Don Cornelius

Donald Cortez Cornelius (September 27, 1936 – February 1, 2012) was an American television show host and producer who was best known as the creator of the nationally syndicated dance and music show Soul Train, which he hosted from 1971 until 1993. Cornelius sold the show to MadVision Entertainment in 2008.

Don Cornelius
Don Cornelius (32841370748).jpg
Cornelius in 1995
Donald Cortez Cornelius

(1936-09-27)September 27, 1936
DiedFebruary 1, 2012(2012-02-01) (aged 75)
Cause of deathSuicide by gunshot
EducationDuSable High School
OccupationTelevision host, producer
Years active1966–2012
Spouse(s)Delores Harrison
(m. 1956; div. 1976)
Viktoria Chapman
(m. 2001; div. 2009)

Early life and careerEdit

Cornelius was born on Chicago's South Side on September 27, 1936,[1] and raised in the Bronzeville neighborhood. After graduating from DuSable High School in 1954,[2] he joined the United States Marine Corps and served 18 months in Korea. He worked at various jobs following his stint in the military, including selling tires, automobiles, and insurance, and as an officer with the Chicago Police Department.[3] He quit his day job to take a three-month broadcasting course in 1966, despite being married with two sons and having only $400 in his bank account.[1] In 1966, he landed a job as an announcer, news reporter and disc jockey on Chicago radio station WVON.

Cornelius joined Chicago television station WCIU-TV in 1967 and hosted a news program called A Black's View of the News. In 1970, he launched Soul Train on WCIU-TV as a daily local show. The program entered national syndication and moved to Los Angeles the following year.[4][5][6] Eddie Kendricks, Gladys Knight & the Pips, Bobby Hutton and Honey Cone were featured on the national debut episode.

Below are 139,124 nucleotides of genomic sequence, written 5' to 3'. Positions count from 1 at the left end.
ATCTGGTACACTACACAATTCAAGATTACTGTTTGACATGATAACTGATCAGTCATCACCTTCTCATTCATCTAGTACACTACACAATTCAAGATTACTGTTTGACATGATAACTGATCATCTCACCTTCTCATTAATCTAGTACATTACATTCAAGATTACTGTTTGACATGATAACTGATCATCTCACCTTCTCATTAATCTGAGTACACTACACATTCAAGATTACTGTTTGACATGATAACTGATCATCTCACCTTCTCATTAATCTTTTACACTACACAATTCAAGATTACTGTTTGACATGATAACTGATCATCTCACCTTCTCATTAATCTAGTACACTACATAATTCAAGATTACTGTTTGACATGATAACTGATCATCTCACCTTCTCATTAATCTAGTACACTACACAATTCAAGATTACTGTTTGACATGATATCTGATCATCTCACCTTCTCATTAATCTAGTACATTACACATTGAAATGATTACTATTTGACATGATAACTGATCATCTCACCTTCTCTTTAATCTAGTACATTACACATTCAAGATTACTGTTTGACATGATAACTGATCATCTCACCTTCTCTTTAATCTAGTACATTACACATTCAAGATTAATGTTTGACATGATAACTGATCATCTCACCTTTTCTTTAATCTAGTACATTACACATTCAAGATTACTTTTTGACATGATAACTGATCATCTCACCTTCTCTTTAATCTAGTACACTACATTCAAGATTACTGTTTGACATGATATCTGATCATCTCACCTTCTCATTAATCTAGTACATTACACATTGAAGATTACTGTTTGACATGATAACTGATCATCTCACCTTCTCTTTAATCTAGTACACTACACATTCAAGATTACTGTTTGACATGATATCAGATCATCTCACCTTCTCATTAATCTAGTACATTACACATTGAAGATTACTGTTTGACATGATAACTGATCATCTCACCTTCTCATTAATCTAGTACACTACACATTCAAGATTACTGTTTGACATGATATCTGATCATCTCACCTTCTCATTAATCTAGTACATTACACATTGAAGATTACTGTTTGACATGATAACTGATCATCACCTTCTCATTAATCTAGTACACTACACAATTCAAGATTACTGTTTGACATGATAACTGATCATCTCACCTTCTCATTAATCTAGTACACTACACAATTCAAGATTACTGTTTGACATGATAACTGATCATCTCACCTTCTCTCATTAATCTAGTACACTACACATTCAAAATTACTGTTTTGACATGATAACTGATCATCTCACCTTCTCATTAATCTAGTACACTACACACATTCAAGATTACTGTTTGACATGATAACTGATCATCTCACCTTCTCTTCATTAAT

Originally a journalist and inspired by the civil rights movement, Cornelius recognized that in the late 1960s there were very few television venues in the United States for soul music (at the time, only one series, the public television show Soul!, was focused on the genre). He introduced many African-American musicians to a larger audience as a result of their appearances on Soul Train, a program that was both influential among African Americans and popular with a wider audience.[7][8] As writer, producer, and host of Soul Train, Cornelius was instrumental in offering wider exposure to black musicians such as James Brown, Aretha Franklin, Marvin Gaye, and Michael Jackson, as well as creating opportunities for talented dancers, setting a precedent for popular television dance programs.[9] Cornelius said, "We had a show that kids gravitated to," and Spike Lee described the program as an "urban music time capsule".[9]

With the creation of Soul Train, Cornelius was at the helm of a program that showed African Americans in a new light, creating a Black is Beautiful Campaign.[10] Prior to Soul Train, African Americans were only occasionally performing on TV, mostly as guests on white-centered programs. Soul Train showcased African American culture, and brought African American musicians and dancers to television.[11] This show's appeal to white audiences steadily grew and eventually earned a huge following.[12][13]

Cornelius (second from right) with The Staple Singers during production of a 1974 episode of Soul Train.

Besides his smooth and deep voice and his afro (which slowly shrunk over the years as hairstyle tastes changed), Cornelius was best known for the catchphrase that he used to close the show: "and you can bet your last money, it's all gonna be a stone gas, honey! I'm Don Cornelius, and as always in parting, we wish you love, peace and soul!" After Cornelius's departure, it was shortened to "and as always, we wish you love, peace and soul!" and it was used through the most recent new episodes in 2006. Another introductory phrase which he often used was: "We got another sound comin' out of Philly that's a sure 'nough dilly".

He had a small number of film roles, such as record producer Moe Fuzz in 1988's Tapeheads.

Cornelius last appeared on the episode of the TV series Unsung featuring Full Force, which was aired two days before his death.